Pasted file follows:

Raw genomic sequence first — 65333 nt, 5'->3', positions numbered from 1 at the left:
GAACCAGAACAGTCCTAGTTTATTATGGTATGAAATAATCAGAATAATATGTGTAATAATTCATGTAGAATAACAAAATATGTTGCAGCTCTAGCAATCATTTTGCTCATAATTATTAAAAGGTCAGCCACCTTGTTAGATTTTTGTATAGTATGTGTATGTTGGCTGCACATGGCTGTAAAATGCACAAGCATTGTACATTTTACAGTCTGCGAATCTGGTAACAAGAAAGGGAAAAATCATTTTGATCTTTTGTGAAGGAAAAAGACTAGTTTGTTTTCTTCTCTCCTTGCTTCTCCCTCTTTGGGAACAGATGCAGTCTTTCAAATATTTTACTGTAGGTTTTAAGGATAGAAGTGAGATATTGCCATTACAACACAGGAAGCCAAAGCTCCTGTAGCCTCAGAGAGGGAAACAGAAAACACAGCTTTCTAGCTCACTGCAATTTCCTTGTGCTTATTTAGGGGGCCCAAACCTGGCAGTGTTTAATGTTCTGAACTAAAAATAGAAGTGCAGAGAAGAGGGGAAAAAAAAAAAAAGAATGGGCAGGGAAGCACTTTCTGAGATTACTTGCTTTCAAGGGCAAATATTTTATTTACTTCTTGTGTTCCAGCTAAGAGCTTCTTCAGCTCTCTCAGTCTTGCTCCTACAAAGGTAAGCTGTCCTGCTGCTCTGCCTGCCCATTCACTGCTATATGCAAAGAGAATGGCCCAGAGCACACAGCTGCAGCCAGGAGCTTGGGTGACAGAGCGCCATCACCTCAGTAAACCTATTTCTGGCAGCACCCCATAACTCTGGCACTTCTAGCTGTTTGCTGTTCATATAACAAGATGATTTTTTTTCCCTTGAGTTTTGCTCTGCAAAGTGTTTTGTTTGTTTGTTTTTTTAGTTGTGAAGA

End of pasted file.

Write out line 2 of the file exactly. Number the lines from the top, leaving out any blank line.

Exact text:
GAACCAGAACAGTCCTAGTTTATTATGGTATGAAATAATCAGAATAATATGTGTAATAATTCATGTAGAATAACAAAATATGTTGCAGCTCTAGCAATCATTTTGCTCATAATTATTAAAAGGTCAGCCACCTTGTTAGATTTTTGTATAGTATGTGTATGTTGGCTGCACATGGCTGTAAAATGCACAAGCATTGTACATTTTACAGTCTGCGAATCTGGTAACAAGAAAGGGAAAAATCATTTTGATCTTTTGTGAAGGAAAAAGACTAGTTTGTTTTCTTCTCTCCTTGCTTCTCCCTCTTTGGGAACAGATGCAGTCTTTCAAATATTTTACTGTAGGTTTTAAGGATAGAAGTGAGATATTGCCATTACAACACAGGAAGCCAAAGCTCCTGTAGCCTCAGAGAGGGAAACAGAAAACACAGCTTTCTAGCTCACTGCAATTTCCTTGTGCTTATTTAGGGGGCCCAAACCTGGCAGTGTTTAATGTTCTGAACTAAAAATAGAAGTGCAGAGAAGAGGGGAAAAAAAAAAAAAGAATGGGCAGGGAAGCACTTTCTGAGATTACTTGCTTTCAAGGGCAAATATTTTATTTACTTCTTGTGTTCCAGCTAAGAGCTTCTTCAGCTCTCTCAGTCTTGCTCCTACAAAGGTAAGCTGTCCTGCTGCTCTGCCTGCCCATTCACTGCTATATGCAAAGAGAATGGCCCAGAGCACACAGCTGCAGCCAGGAGCTTGGGTGACAGAGCGCCATCACCTCAGTAAACCTATTTCTGGCAGCACCCCATAACTCTGGCACTTCTAGCTGTTTGCTGTTCATATAACAAGATGATTTTTTTTCCCTTGAGTTTTGCTCTGCAAAGTGTTTTGTTTGTTTGTTTTTTTAGTTGTGAAGA